Marcos said the Association of Southeast Asian Nations (ASEAN) “must never allow the international peaceful order to be subjected to the forces of might, applied for a hegemonic ambition” in the South China Sea.
While he did not directly mention China in his speech during the Retreat Session in the 43rd ASEAN Summit, the President called out nations that were peddling “misleading narratives“ in the South China Sea.
“The Philippines firmly rejects misleading narratives that frame the disputes in the South China Sea solely through the lens of strategic competition between two powerful countries,” Marcos Jr. said.
“This not only denies us of our independence and our agency, but it also disregards our own legitimate interests,” he said.
“We must emphasize that practical cooperation in the maritime domain can only flourish with an enabling environment of regional peace, security, and stability, anchored in international law,” Marcos said in his intervention at the said summit.
“The Philippines therefore continues to uphold the primacy of the 1982 UN Convention on the Law of the Sea as the framework within which all activities in the seas and oceans are conducted. We once again reaffirm our commitment to the rule of law and peaceful settlement of disputes,” he added.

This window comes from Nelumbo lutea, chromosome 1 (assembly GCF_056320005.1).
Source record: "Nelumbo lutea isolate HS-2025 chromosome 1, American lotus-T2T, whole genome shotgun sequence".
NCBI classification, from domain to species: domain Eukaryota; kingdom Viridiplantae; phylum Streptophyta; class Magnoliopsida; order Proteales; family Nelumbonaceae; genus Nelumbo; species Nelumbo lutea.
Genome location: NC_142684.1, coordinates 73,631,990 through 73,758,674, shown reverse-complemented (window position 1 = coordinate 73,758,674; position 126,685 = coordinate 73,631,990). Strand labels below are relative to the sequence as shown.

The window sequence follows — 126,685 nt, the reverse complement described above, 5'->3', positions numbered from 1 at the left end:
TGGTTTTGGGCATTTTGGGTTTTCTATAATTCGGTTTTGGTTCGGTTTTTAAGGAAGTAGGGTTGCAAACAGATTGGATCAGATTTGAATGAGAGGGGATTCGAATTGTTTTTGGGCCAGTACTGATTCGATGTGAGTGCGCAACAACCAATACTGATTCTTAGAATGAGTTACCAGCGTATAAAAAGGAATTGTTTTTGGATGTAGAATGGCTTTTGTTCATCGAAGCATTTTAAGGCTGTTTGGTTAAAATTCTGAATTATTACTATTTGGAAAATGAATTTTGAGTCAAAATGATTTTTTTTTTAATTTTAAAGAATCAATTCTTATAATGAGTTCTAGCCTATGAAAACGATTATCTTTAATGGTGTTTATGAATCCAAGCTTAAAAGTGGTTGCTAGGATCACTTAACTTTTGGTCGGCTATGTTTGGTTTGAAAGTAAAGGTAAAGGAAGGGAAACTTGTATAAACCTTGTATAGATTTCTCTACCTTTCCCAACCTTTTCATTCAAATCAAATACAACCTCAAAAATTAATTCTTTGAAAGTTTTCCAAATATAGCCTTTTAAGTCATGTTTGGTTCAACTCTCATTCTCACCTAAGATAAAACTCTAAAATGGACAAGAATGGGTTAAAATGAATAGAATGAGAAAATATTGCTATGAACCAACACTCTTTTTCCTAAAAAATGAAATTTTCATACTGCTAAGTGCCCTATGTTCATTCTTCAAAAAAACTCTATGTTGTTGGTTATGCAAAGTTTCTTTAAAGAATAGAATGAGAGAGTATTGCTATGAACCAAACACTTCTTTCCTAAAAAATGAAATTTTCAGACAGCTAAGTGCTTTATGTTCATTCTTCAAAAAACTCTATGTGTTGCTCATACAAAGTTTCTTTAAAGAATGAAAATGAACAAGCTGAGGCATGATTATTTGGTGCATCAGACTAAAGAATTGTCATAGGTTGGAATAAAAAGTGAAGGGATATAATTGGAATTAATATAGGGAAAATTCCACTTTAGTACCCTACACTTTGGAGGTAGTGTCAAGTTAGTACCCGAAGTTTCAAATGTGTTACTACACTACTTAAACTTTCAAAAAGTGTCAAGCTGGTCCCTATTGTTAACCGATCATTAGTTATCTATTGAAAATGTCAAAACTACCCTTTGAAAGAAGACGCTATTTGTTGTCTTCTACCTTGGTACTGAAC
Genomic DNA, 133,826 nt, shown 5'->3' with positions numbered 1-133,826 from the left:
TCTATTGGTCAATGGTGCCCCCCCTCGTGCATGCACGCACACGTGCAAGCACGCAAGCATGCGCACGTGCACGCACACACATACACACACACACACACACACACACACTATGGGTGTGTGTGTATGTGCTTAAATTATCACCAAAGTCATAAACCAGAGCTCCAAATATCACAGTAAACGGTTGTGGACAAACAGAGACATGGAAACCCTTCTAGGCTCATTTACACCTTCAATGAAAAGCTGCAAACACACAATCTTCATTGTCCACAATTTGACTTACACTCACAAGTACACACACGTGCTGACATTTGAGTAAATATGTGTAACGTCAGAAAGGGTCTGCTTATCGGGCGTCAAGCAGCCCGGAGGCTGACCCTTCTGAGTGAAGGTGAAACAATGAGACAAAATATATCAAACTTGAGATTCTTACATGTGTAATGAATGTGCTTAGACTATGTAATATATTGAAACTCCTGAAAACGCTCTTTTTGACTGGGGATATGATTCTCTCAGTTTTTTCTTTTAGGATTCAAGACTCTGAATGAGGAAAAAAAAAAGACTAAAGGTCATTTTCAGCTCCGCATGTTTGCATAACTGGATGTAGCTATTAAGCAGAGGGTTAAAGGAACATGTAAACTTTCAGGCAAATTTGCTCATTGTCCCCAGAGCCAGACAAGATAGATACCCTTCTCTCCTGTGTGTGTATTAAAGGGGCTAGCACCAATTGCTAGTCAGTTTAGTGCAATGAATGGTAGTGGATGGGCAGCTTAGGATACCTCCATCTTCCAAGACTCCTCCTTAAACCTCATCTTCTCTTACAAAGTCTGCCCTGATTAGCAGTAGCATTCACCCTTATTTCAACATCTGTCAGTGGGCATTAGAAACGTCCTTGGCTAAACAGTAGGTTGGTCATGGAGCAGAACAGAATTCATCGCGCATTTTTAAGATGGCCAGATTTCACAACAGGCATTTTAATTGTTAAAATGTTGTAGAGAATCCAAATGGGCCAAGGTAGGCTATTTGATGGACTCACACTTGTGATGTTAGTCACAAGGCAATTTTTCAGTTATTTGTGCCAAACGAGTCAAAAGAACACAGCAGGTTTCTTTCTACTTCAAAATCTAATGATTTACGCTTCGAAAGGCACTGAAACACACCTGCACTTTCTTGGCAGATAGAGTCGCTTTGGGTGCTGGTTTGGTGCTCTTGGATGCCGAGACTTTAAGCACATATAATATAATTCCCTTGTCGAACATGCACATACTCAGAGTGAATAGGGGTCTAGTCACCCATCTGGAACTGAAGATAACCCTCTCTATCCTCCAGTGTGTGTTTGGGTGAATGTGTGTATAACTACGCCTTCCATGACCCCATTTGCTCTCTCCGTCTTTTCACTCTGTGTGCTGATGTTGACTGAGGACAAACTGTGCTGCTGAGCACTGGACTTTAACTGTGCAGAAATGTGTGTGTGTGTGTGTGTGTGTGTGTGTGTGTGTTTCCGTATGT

During its summit, the ASEAN itself raised concerns over “serious incidents” in the South China Sea that it said have “put the safety of all persons at risk” and caused “damage to marine environment,” stressing that these have “increased tensions, an may undermine peace, security, and stability in the region.”
“We discussed the situation in the South China Sea, during which concerns were expressed by some ASEAN Member States on the land reclamations, activities, serious incidents in the area, including actions that put the safety of all persons at risk, damage to the marine environment, which have eroded trust and confidence, increased tensions, and may undermine peace, security, and stability in the region,” the summit chairman, Indonesian President Joko Widodo, said in a statement.
“We reaffirmed the importance of maintaining and promoting peace, security, stability, safety, and freedom of navigation in and overflight above the South China Sea and recognized the benefits of having the South China Sea as a sea of peace, stability, and prosperity,” the statement added.
“We emphasized the importance of non-militarization and self-restraint in the conduct of all activities by claimants and all other states,” it was pointed out.
There is a need to “enhance mutual trust and confidence” and to “exercise self-restraint in the conduct of activities that would complicate or escalate disputes and affect peace and stability, and avoid actions that may further complicate the situation,” the regional bloc said.
“We further looked forward to the early conclusion of an effective and substantive COC that is in accordance with international law, including the 1982 UNCLOS,” it added.